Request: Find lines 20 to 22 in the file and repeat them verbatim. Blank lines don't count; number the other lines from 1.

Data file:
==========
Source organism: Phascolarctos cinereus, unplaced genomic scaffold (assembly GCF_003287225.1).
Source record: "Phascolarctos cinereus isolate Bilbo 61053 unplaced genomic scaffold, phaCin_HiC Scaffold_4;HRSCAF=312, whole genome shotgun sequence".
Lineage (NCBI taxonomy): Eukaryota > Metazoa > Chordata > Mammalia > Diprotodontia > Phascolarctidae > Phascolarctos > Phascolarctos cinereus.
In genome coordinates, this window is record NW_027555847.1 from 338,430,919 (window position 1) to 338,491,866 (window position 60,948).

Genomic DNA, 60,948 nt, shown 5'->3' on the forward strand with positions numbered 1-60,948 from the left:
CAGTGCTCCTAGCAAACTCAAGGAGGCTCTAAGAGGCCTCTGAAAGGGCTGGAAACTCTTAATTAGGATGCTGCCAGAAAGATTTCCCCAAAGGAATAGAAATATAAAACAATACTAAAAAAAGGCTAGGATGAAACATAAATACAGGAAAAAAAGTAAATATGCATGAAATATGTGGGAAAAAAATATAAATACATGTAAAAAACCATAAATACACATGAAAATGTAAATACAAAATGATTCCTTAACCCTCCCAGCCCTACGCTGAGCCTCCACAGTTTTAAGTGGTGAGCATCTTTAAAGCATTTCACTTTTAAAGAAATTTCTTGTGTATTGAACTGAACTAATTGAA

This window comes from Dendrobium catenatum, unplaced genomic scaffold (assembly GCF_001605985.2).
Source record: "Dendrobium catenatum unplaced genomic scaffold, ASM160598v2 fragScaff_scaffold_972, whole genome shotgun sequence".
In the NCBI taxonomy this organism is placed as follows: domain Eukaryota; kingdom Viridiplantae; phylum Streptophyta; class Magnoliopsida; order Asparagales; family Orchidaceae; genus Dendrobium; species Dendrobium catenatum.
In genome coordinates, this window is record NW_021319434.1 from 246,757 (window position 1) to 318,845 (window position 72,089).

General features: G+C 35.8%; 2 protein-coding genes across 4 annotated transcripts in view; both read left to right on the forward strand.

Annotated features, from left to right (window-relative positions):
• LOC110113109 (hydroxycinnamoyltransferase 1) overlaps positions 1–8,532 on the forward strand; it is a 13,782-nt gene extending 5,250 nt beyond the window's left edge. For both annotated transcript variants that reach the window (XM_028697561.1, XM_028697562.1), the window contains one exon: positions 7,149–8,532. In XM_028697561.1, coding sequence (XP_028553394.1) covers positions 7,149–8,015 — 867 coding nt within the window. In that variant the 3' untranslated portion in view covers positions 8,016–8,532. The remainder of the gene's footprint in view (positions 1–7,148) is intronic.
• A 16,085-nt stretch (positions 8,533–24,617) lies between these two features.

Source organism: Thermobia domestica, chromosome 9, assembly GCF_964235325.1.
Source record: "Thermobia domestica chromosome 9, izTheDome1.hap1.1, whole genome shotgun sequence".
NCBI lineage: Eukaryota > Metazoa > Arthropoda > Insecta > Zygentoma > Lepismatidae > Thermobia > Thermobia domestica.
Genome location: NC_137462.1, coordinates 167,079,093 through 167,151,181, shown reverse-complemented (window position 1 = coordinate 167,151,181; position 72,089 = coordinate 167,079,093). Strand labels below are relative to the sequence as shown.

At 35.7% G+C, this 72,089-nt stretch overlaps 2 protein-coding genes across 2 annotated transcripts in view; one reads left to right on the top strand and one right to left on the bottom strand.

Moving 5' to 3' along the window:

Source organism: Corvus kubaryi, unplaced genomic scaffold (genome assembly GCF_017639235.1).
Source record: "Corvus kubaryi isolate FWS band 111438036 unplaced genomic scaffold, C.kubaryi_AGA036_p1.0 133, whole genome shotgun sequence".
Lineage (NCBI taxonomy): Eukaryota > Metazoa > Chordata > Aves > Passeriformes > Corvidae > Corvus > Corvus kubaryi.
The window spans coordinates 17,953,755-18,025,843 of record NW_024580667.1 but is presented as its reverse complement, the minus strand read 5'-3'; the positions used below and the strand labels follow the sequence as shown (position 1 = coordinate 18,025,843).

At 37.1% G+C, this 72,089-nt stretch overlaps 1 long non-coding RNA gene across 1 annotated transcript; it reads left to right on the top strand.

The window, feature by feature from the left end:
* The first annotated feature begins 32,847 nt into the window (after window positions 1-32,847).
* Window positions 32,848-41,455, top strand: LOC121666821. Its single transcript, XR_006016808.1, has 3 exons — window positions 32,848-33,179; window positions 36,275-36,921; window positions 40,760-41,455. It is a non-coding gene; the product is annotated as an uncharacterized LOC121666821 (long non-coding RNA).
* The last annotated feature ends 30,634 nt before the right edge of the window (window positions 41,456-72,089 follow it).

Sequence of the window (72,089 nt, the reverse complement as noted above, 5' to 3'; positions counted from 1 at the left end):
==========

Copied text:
Moving 5' to 3' along the window:

Source organism: Corvus kubaryi, unplaced genomic scaffold (genome assembly GCF_017639235.1).
Source record: "Corvus kubaryi isolate FWS band 111438036 unplaced genomic scaffold, C.kubaryi_AGA036_p1.0 133, whole genome shotgun sequence".